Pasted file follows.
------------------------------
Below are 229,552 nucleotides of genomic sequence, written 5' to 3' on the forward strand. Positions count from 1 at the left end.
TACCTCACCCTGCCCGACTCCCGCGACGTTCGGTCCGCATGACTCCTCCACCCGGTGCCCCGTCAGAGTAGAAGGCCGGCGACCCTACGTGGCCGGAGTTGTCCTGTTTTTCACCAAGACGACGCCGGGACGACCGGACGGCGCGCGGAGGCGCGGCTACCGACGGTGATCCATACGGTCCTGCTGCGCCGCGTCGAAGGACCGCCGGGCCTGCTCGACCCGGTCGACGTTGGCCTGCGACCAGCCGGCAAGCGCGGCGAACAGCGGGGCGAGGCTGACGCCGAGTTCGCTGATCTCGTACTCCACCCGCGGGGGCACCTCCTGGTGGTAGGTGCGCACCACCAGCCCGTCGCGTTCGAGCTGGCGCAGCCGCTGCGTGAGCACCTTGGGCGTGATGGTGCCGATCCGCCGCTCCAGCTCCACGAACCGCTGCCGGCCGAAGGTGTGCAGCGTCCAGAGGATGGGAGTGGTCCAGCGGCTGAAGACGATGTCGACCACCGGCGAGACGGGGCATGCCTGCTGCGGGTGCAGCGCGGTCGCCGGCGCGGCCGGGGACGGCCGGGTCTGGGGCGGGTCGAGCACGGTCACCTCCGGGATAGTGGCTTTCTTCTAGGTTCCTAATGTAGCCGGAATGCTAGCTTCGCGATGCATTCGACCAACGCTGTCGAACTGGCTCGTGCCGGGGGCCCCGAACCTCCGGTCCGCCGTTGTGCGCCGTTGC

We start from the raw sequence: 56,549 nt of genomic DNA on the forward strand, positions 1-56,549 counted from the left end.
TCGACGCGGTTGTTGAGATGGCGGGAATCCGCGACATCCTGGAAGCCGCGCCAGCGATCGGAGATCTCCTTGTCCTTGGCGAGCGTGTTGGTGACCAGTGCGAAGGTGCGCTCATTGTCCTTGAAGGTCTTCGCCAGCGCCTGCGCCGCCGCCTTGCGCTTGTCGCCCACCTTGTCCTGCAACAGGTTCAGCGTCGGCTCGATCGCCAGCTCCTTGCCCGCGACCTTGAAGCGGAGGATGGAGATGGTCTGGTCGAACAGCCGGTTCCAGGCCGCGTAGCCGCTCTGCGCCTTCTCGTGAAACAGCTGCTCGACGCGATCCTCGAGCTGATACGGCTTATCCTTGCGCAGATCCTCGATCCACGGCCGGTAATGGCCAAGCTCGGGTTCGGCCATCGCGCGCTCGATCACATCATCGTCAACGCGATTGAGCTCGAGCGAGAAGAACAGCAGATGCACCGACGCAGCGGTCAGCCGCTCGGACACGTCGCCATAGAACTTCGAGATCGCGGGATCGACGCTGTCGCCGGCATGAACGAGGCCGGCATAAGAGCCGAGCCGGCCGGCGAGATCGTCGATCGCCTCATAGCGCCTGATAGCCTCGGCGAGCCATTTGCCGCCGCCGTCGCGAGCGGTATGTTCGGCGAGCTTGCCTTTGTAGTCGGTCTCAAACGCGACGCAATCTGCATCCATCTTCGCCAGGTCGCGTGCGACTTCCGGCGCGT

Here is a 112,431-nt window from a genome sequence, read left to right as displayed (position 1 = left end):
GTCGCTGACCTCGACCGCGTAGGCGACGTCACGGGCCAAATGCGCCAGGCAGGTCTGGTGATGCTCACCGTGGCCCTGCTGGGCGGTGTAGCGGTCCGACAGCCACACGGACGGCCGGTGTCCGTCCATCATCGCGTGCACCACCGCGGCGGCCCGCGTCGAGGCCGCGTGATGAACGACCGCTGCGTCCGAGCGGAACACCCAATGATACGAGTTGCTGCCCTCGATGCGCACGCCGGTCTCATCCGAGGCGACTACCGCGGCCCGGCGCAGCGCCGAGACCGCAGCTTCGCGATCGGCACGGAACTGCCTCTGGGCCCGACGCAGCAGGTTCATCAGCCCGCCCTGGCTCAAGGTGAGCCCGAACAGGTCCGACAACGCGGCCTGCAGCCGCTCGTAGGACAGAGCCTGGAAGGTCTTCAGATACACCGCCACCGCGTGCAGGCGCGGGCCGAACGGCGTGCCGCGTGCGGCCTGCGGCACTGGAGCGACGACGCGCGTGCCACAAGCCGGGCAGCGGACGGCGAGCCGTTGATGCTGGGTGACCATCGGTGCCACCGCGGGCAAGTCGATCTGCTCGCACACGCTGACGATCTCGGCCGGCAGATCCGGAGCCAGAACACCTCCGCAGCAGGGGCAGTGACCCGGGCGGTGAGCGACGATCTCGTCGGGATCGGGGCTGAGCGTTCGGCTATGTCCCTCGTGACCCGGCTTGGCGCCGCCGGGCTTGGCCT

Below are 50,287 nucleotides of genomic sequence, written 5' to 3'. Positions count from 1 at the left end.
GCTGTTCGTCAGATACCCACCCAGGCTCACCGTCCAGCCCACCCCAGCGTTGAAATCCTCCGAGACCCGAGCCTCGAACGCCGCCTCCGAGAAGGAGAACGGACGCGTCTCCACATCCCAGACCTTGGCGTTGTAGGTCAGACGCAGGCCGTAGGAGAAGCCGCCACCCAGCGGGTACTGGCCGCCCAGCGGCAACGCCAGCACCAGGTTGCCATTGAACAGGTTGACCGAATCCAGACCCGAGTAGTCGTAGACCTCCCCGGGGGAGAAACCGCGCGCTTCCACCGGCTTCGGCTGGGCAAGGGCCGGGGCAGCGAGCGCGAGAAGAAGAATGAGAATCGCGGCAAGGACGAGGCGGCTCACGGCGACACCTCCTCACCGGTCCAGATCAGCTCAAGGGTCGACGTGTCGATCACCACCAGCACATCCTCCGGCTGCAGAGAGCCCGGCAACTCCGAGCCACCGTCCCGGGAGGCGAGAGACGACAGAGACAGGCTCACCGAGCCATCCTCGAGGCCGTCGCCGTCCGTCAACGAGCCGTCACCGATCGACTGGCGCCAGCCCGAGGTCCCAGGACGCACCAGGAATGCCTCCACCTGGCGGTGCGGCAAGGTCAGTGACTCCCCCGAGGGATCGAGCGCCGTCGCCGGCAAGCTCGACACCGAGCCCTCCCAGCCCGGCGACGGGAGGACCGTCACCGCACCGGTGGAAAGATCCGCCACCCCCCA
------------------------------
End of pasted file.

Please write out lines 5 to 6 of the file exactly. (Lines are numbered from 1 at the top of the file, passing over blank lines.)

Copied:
Here is a 112,431-nt window from a genome sequence, read left to right as displayed (position 1 = left end):
GTCGCTGACCTCGACCGCGTAGGCGACGTCACGGGCCAAATGCGCCAGGCAGGTCTGGTGATGCTCACCGTGGCCCTGCTGGGCGGTGTAGCGGTCCGACAGCCACACGGACGGCCGGTGTCCGTCCATCATCGCGTGCACCACCGCGGCGGCCCGCGTCGAGGCCGCGTGATGAACGACCGCTGCGTCCGAGCGGAACACCCAATGATACGAGTTGCTGCCCTCGATGCGCACGCCGGTCTCATCCGAGGCGACTACCGCGGCCCGGCGCAGCGCCGAGACCGCAGCTTCGCGATCGGCACGGAACTGCCTCTGGGCCCGACGCAGCAGGTTCATCAGCCCGCCCTGGCTCAAGGTGAGCCCGAACAGGTCCGACAACGCGGCCTGCAGCCGCTCGTAGGACAGAGCCTGGAAGGTCTTCAGATACACCGCCACCGCGTGCAGGCGCGGGCCGAACGGCGTGCCGCGTGCGGCCTGCGGCACTGGAGCGACGACGCGCGTGCCACAAGCCGGGCAGCGGACGGCGAGCCGTTGATGCTGGGTGACCATCGGTGCCACCGCGGGCAAGTCGATCTGCTCGCACACGCTGACGATCTCGGCCGGCAGATCCGGAGCCAGAACACCTCCGCAGCAGGGGCAGTGACCCGGGCGGTGAGCGACGATCTCGTCGGGATCGGGGCTGAGCGTTCGGCTATGTCCCTCGTGACCCGGCTTGGCGCCGCCGGGCTTGGCCT